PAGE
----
Briefly, Intel hex format is an ASCII-coded representation of data records used to program object code or data into a device's memory. The format comprises a Start of Record field using an ASCII 0x3A or ':', a Data Length field (two ASCII characters) representing a length of 0x00-0xFF, an Offset field, a Record Type field, an Information or Data field, and a Checksum field. Standard printable ASCII characters represent each field. For instance, '10', which equals 0x10 in hexadecimal, or 16 decimal, might represent a length field. Actually, its coding is 0x31, 0x30, which are the ASCII codes for '1' and '0.' Because the content is in printable ASCII characters, the entire object code can be examined with a text editor, thus the need for encryption.
The table covers record types for normal Intel hex format. Note that the standard defines only six record types. To take advantage of the existing infrastructure, the loader will use the Intel hex format standard and denote encrypted data with a new record type. The record type 0x10 will be selected to represent encrypted data. The choice is arbitrary.
The code loader will also need some method of flow control to make sure that the flash write cycle completes before the next record is loaded. In most cases, applications create files that are broken into groups of 16 data bytes to ease readability. But flash memory usually comes in blocks of 128 or 256 bytes. So, there must be a command from the loader to request data from the host to allow for variable record sizes. The loader has to handle 256 bytes of data as this is the maximum record size allowed by the standard. The bottom of the table shows the new extended record type for this example. Because the COP8 device family has only a 16-bit address, record types 0x02 through 0x05 won't be implemented. For processors with larger flash memory, such as the CR16, which can directly address 16 Mbytes of memory, the extended linear-addressing record types will be required.
Tracing the flow chart of Figure 3, the first task following a Reset is verifying the flash-memory contents. This is accomplished by reading each page of 128 bytes, excluding the boot-verification code and loader code located at the top of flash memory. Only the application code is verified. This makes calculating a checksum much easier. However, it could include checking the loader components of the firmware if desired. If the checksum passes, control is vectored to the entry point of the application firmware. It's very important that this entry location remains the same. If it moves, the loader will vector to an incorrect location and possibly crash. Alternatively, the loader could read an entry vector from the code, push it onto the stack, and return, forcing execution to begin at that location. This allows for variable entry points.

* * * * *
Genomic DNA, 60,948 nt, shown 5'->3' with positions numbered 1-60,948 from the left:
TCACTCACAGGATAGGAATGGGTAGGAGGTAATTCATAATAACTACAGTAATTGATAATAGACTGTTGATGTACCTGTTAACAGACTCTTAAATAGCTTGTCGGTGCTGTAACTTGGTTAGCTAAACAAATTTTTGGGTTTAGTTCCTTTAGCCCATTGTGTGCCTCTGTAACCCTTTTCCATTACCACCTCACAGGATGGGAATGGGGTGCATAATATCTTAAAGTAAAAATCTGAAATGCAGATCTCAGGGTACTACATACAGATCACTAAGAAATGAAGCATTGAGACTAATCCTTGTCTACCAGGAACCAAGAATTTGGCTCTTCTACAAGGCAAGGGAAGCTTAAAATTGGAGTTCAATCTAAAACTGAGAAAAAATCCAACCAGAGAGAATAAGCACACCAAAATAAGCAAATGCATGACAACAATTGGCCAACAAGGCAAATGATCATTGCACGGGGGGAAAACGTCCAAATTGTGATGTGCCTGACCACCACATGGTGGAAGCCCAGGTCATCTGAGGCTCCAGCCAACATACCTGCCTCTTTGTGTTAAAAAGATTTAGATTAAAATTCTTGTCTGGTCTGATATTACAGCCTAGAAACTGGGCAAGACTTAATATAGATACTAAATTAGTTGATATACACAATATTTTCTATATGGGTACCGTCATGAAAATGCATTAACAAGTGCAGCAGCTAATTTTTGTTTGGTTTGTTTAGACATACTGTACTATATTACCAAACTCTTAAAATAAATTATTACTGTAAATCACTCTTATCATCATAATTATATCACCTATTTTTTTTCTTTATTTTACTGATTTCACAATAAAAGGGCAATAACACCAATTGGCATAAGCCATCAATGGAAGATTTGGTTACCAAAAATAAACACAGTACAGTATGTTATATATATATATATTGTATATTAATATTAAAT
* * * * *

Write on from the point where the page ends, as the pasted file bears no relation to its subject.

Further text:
If the code fails the checksum test, the loader firmware will take control and continuously signal the host, by whatever means is designed into the hardware, to begin loading. Optionally, a user interface can be controlled by the loader to signal this state. A simple LED that indicates "firmware load" can be extremely useful when debugging a system.
The loader firmware will request records from the host until the host signals, via an EOF record, that there are no more records. A detected record type of 0x10 will be vectored to the decryption engine, which will decrypt the data in place. This lets the code that actually writes the data to the flash operate on both encrypted and unencrypted data. It may be of value to provide an unencrypted datapath for development and internal testing. When the EOF record is received, all new firmware will be written to flash memory. At this point, the loader passes control back to the boot test to verify that the new code is intact.
As shown above, field-upgradable equipment can be implemented without exposing IP. With a simple cipher, the manufacturer's firmware can be protected and customers can take advantage of upgrading their equipment from anywhere in the world that they have Internet access.
To download a listing, click Download the Code below.